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July 2, 2014

1
P.M.

Civilities: Steven Petrow on LGBT and straight etiquette

Total Responses: 7

About the hosts

About the host

Host: Steven Petrow

Steven Petrow

Steven Petrow is a respected journalist and the go-to source for modern manners. Petrow writes the "Civilities" column for The Washington Post as well as "Manners Hero" for Parade and "Medical Manners" for Everyday Health.
Host: Jody Huckaby

Jody Huckaby

Jody M. Huckaby has been the Executive Director of PFLAG National since February 2005 and is one of the longest-tenured leaders of a national LGBT organization. He has served as a nonprofit leader for more than twenty years.

About the topic

Columnist Steven Petrow took questions about LGBT and straight etiquette.

This week featured special guest Jody M. Huckaby, executive director of PFLAG.
Q.

Steven Petrow :

This week we have a special guest - Jody M. Huckaby, the head of PFLAG National, the nation's largest organization of parents, families, friends, and allies united with people who are LGBTQ--who will be taking your questions in the next hour about coming out, how to support those who are LGBT in your life, and why so many celebs make a big deal about being LGBT.  Welcome Jody!

A.
Jody Huckaby :

Thanks so much!  I'm thrilled to be with you today Steven.

 

– July 02, 2014 12:55 PM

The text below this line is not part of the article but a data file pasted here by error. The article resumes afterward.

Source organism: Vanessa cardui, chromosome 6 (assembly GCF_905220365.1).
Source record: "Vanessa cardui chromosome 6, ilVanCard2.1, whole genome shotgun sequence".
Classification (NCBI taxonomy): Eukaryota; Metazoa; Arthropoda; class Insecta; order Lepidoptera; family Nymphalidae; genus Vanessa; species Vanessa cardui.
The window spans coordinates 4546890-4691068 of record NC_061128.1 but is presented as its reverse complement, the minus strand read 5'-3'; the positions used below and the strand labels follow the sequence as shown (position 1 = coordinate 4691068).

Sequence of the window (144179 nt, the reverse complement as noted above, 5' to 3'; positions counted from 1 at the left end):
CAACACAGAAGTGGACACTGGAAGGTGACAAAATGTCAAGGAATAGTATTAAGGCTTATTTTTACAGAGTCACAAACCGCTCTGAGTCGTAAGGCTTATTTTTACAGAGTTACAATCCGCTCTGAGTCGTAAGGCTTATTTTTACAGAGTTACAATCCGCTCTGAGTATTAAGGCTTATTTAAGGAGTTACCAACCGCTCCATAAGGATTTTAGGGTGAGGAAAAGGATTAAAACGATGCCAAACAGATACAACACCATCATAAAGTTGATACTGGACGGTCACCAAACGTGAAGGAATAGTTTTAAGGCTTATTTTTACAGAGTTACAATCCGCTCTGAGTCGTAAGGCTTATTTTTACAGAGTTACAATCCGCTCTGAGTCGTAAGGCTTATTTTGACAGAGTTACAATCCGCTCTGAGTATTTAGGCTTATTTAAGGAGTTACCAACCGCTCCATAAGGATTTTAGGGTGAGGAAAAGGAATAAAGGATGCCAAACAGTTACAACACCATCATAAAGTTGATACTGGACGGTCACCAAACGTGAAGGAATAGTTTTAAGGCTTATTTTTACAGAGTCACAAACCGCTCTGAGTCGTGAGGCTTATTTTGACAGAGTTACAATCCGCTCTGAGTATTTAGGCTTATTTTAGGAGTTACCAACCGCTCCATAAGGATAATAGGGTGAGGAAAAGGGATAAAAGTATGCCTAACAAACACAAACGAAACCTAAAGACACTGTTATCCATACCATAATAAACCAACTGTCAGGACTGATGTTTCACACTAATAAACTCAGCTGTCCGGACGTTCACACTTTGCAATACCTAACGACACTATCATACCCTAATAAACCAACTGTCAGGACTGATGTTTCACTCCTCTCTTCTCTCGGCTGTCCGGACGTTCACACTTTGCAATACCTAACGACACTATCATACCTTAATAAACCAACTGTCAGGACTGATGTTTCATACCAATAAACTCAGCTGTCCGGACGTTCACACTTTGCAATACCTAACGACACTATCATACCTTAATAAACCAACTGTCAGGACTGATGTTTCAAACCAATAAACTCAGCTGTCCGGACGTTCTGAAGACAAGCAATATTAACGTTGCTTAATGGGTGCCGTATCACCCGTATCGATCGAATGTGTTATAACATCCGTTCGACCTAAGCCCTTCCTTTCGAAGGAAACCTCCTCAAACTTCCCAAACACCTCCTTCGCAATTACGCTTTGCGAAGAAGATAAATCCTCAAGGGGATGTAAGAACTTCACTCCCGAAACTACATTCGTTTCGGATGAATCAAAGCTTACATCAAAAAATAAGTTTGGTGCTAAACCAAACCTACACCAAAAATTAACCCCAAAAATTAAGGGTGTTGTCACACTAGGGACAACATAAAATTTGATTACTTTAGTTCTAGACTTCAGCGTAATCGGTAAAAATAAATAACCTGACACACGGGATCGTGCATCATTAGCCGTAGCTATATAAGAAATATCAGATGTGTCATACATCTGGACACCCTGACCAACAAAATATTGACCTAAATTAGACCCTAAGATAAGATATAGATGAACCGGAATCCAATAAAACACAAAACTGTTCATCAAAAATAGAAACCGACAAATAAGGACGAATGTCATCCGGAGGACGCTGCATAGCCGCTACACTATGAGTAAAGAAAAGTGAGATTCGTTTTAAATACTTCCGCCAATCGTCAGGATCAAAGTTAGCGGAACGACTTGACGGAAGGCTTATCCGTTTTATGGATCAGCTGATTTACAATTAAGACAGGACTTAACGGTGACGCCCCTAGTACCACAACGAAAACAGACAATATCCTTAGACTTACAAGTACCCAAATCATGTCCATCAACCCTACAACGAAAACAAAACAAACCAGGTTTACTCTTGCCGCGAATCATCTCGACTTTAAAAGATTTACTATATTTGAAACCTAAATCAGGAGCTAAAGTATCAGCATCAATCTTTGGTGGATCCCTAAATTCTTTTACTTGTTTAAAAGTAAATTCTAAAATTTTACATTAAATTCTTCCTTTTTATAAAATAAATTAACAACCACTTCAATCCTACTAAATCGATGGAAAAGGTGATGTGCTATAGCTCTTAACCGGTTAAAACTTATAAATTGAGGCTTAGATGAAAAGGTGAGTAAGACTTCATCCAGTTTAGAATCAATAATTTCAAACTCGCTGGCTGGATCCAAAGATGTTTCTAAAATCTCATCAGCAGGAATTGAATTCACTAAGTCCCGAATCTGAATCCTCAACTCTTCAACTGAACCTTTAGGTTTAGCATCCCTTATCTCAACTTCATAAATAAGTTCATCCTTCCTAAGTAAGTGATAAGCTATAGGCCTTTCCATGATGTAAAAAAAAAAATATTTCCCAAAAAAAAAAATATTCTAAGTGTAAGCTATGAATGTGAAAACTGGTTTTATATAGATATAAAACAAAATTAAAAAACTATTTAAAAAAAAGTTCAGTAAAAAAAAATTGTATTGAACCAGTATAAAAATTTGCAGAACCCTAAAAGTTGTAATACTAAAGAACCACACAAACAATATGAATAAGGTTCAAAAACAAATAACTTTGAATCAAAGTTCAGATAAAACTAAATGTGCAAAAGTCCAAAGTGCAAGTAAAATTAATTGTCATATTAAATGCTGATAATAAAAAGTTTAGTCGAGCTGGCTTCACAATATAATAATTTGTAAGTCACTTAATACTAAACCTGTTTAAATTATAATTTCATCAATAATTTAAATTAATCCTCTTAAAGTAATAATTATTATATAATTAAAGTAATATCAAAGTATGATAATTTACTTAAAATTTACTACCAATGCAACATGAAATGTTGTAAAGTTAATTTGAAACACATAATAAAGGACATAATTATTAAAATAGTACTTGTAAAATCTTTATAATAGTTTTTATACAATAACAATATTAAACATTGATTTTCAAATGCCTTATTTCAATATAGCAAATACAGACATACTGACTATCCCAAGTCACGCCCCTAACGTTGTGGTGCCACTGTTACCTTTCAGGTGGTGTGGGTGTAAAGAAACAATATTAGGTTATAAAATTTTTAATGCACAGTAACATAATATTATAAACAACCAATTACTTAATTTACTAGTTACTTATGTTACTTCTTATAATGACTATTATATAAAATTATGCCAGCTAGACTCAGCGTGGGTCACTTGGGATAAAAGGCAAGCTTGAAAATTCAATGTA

Q.

Steven Petrow :

Jody, I'm often asked how coming out has changed for this new, younger generation of LGBTQ people. For many of us -- in what I like to call the 'middle ages' -- there often was the big coming out talk, with parents, other relatives and then friends. How has that changed now with greater acceptance of LGBT people? Is it easier?

A.
Jody Huckaby :

Steven, well, I'm in good company with you in the "middle ages", or as I refer to them, the "dark ages."

When you and I came out years ago, society was very different then, and parent and family acceptance was very different for most of us.

Today, younger people are coming out as LGBTQ at a much younger age. The context for their coming is very different, thanks to the many good changes that have been occurring.

However, the sad reality is that for every positive story we hear through PFLAG of a child's coming to their family, we also hear the stories of rejection, the stories of bullying at school.

Young people are still running away from home, or worse, kicked out of their homes by their families, because they are trying to live honestly and authentically as LGBTQ.

So yes, it's definitely easier than it was for you and for me, but there is still so much more work to be done to truly create a world where young people can be all that they are, and loved and accepted and celebrated for who they are.